“Currently officers within the School Resource Officer program have tried to work with school administrators and have informed students through assemblies the seriousness and consequences of sending fake threats to students for the purpose of causing fear within the student body,” said Sergeant Gordon Blair of the Lewisville Police Department. “These consequences could range from a misdemeanor to felony charges as well as school disciplinary actions.”

Lewisville ISD arrested three students in December after threats swept the nation due to a TikTok trend dubbing varying days between Dec. 10-17 as “national school shooting day.” Two of those students were charged with felony charges for making a terroristic threat. This was the fifth incident Lewisville ISD had seen this school year.

Denton ISD has experienced the brunt of the increase, having experienced over nine threats this school year alone and 18 over the past four years. Sixteen of these incidents were confirmed to be false threats. The average number of incidents in North Texas sits at 4.75 per district. Without Denton ISD’s numbers, the average drops to 3.5 per district.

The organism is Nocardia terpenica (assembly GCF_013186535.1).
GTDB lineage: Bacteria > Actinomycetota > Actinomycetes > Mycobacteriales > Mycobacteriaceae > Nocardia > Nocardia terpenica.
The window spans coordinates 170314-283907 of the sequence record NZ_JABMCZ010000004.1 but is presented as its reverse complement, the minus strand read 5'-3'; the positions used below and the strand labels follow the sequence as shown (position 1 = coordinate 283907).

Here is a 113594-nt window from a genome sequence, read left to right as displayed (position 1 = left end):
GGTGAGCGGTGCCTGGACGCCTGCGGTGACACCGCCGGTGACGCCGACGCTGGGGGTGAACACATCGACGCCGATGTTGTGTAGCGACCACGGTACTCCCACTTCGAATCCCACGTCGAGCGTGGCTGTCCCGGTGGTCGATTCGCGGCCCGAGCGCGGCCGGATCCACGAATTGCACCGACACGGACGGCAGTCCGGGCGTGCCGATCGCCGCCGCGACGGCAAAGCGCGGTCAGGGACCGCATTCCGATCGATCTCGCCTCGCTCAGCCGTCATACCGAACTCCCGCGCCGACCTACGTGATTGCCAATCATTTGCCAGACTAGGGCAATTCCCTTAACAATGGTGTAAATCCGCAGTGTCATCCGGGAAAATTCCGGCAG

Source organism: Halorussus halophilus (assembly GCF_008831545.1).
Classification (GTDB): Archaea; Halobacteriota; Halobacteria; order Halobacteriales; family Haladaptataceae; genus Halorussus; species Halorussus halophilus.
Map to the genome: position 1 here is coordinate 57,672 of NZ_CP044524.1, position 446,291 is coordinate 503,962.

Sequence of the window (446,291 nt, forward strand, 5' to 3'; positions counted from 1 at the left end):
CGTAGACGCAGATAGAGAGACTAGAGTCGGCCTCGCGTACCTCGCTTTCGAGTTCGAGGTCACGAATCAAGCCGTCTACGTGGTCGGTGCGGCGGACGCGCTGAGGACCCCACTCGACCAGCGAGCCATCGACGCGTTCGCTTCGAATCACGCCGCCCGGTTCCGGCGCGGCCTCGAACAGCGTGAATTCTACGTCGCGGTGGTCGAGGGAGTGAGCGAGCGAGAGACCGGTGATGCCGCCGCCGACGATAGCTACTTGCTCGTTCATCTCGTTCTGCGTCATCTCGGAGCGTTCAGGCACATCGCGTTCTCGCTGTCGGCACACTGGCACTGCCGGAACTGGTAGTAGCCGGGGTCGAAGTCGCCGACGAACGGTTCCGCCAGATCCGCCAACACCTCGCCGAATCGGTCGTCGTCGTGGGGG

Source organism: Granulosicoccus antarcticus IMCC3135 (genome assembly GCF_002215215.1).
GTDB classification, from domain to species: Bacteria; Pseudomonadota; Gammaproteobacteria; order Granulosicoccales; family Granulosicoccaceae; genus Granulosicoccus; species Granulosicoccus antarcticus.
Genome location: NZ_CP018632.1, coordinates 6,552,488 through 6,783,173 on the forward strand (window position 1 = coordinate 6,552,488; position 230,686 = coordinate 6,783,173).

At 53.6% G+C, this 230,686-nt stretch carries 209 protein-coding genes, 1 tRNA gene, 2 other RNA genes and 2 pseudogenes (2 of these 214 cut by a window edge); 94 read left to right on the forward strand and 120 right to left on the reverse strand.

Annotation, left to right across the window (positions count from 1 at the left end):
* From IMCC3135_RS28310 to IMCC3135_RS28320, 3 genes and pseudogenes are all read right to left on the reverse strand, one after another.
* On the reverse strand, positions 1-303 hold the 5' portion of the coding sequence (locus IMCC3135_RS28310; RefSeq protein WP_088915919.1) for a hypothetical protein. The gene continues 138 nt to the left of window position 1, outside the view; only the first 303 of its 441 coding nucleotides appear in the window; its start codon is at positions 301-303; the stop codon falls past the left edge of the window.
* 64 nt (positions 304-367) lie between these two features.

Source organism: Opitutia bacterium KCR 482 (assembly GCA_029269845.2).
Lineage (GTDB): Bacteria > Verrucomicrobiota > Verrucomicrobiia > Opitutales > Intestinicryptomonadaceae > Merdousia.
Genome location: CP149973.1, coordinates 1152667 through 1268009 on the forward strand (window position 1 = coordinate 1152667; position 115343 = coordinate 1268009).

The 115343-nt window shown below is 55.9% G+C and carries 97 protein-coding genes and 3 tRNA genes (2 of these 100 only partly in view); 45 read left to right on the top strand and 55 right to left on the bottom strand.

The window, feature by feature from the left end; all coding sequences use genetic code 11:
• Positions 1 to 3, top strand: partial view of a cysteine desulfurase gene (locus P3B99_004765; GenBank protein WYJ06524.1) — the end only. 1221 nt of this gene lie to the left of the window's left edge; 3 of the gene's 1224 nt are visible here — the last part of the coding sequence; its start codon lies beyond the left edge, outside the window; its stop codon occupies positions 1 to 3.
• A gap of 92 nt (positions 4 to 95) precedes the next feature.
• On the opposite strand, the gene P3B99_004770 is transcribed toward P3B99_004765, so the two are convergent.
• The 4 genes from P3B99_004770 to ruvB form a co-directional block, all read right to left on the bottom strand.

Additionally, only three of these incidents in Denton ISD have led to arrests. This constitutes a 16.7 percent arrest rate within the district, in contrast with an average of 60 percent arrest rate among other districts in the area. Some school districts like Frisco and Mesquite have 100 percent arrest rates.

In an official statement to the Daily, the Denton Police Department denied an increase in threats.

“Denton PD has not seen an increased threat to our schools,” said an unsigned media relations email from DPD to the Daily. “All claims of threats made against Denton schools in recent months have been thoroughly investigated and confirmed as hoaxes.”

Denton High School has also received the most recorded threats, with seven in the past four years, as opposed to the average North Texas school with about 1.5 threats.

“[It] is important to remember that in Denton ISD, we cover 18 municipalities and partner with four different law enforcement agencies,” said Derrick Jackson, assistant director of communications and community relations. “As information evolves during a situation, we work with law enforcement officials to provide a measured response. We are in the education business, but we acknowledge that helping our students and staff feel safe and valued every day is extremely important.”

It is unclear what has caused the increase in threats against schools and whether it will continue at the same pace.

“Unfortunately, I am afraid these kinds of offenses will continue for as long as students or individuals continue to pass these messages along on their social media platforms as a way of being seen by the masses,” Blair said.

Featured Illustration by J. Robynn Aviles

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Ayden Runnels

Ayden Runnels